Rush hour on the river As always the best kayaking shots are the one you’ll never see: of Steve in the 10-foot long Solar teetering over wave crests and my long bow rising and then slapping down into the troughs. What pics I grabbed (on the left) were pretty mild. Holy moly, you don’t see all this looking down from Waterloo Bridge with a flat white and a Telegraph in hand, but it may only last a short time or be limited to certain conditions. It’s worrying too, how you’re quickly transfixed with dealing with your own predicament; if one of us had tipped in here, the other would have had real trouble turning back in the current and traffic. But we got through (I’ve probably exaggerated it all) and even got used to the more manageable standing waves, if not always the cross swell flung out by the wake of passing tour barges. These wide, twin-hull Thames Clippers can really shift, accelerating up to 15-20 knots, although it’s actually the older, mono-hull tour boats that punch out a wake you want to watch out for, and is probably why their speed is limited. As it is, I read there’s no speed limit on the tidal Thames below Wandsworth, merely common sense is required, plus a risk of a big fine from the PLA.
I was momentarily freaked out by all this, but although I didn’t dare glance back or try and take photos, Steve seemed to be keeping pretty cool in the tiny Solar. I’d not applied any of the mods I’d lavished on my old Sunny, and with its crap seat and soggy footrest offering little support, paddling the Solar in heavy conditions was a bit like balancing on a midstream log. This was all at times more intimidating than anything we’d done on the Class II Ardeche a couple of weeks ago, and I was thinking it really was high time I slipped on my Incept’s thigh braces. We stopped off for a breather at the South Bank and enjoyed a coffee and lemonade for only £5 while tourists wrote messages in the sand of the now exposed river bed.
On to Blackfriars, Southwark and London Bridge, where mid-stream there were ranks of frothing, churning whitecaps. We didn’t want to go there, and kept to the right, looking for less speed and flatter water behind the HMS Belfast tourist warship and on to Tower Bridge (left) where all was calm and it was no drama to pass under the middle, as more tourists above waved. It may sound like a scene from a James Bond movie, but in 1952 a #78 double decker bus successfully jumped a three-foot gap when one of the ‘bascules’ lifted unexpectedly. The postcard (right) dramatises the event. Having got to this point so fast, we decided we may as well carry on the hour or so to Greenwich, as we knew down here the river opened out, tourist boat traffic dropped off and there were no more bridges or other fluvial furniture to cause weird wave formations.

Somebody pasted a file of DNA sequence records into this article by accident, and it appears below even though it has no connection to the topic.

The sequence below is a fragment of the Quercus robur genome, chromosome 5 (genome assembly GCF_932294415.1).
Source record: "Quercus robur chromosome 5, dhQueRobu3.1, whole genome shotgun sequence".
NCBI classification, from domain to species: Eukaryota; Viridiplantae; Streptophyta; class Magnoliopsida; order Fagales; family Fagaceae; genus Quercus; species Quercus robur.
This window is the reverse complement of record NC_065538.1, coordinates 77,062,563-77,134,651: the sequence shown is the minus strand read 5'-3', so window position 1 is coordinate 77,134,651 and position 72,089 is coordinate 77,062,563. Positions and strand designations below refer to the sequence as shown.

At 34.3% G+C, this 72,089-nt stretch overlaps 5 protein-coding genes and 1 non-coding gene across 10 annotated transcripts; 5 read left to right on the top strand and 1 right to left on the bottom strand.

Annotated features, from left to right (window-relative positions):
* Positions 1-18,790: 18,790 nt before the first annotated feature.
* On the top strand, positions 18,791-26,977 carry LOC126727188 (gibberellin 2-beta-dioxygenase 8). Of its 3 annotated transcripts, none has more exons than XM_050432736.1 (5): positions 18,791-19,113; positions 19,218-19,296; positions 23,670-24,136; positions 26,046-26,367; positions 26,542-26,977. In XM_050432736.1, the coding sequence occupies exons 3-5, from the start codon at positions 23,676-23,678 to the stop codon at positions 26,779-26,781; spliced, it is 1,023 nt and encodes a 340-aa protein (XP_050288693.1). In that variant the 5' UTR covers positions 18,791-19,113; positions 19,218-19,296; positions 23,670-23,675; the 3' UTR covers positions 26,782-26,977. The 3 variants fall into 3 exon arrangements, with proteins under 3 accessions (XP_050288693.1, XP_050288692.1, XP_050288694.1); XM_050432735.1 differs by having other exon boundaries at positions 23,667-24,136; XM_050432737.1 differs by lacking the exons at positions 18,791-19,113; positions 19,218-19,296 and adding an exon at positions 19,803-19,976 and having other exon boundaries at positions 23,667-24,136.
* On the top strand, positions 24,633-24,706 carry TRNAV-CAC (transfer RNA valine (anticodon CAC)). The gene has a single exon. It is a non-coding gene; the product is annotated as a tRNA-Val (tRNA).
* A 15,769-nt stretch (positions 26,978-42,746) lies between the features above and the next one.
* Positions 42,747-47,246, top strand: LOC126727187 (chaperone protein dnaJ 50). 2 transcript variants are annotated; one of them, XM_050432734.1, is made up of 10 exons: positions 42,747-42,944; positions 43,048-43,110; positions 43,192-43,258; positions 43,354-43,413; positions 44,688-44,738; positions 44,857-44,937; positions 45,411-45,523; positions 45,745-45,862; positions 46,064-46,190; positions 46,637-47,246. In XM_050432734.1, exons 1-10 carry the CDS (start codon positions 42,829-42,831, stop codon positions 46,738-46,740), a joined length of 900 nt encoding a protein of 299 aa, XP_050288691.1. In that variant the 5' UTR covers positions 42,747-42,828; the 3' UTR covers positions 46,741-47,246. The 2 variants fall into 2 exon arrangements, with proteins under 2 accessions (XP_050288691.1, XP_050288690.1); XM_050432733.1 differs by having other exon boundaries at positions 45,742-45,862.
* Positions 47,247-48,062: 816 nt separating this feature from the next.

Out past Wapping and Rotherhithe, the Thames is lined with converted warehouses or new apartments, shielding the less glamorous council estates of the East End. Soon we’re passing Canary Wharf, once the Port of London, now a mini-Manhattan of office blocks (left) built in the 1980s when the whole recent financial boom kicked off in London. Those guys weren’t having such a good week either – one trader on the TV news was filmed swatting his Perrier off his desk in frustration at that day’s collpase, but at least they weren’t running amok and setting fire to their ties.
The river meandered south putting us into the wind, but it was good to crank up some solid effort. Even here the odd Greenwich-bound tour boat still threw out their mini tsunamis which crashed with a roar along the banks behind us and were fun to negotiate up to the point where you thought, ‘ooo-er, hold on a minute, am I’m surfing here!?’ Otherwise, the broad river gets a bit dull along this section and soon enough the wooded hill of Greenwich Observatory and the prime meridian peeped out from behind a bend. Steve was a bit pooped for spinning the ill-fitting Solar along at Incept speeds. And having used my huge Werner Corry paddle, I too was suffering from some elbowitis. We came ashore by the Cutty Sark tea clipper, lifted the boats carefully over the broken glass and gravel, up over a fence, aired down and headed for the station.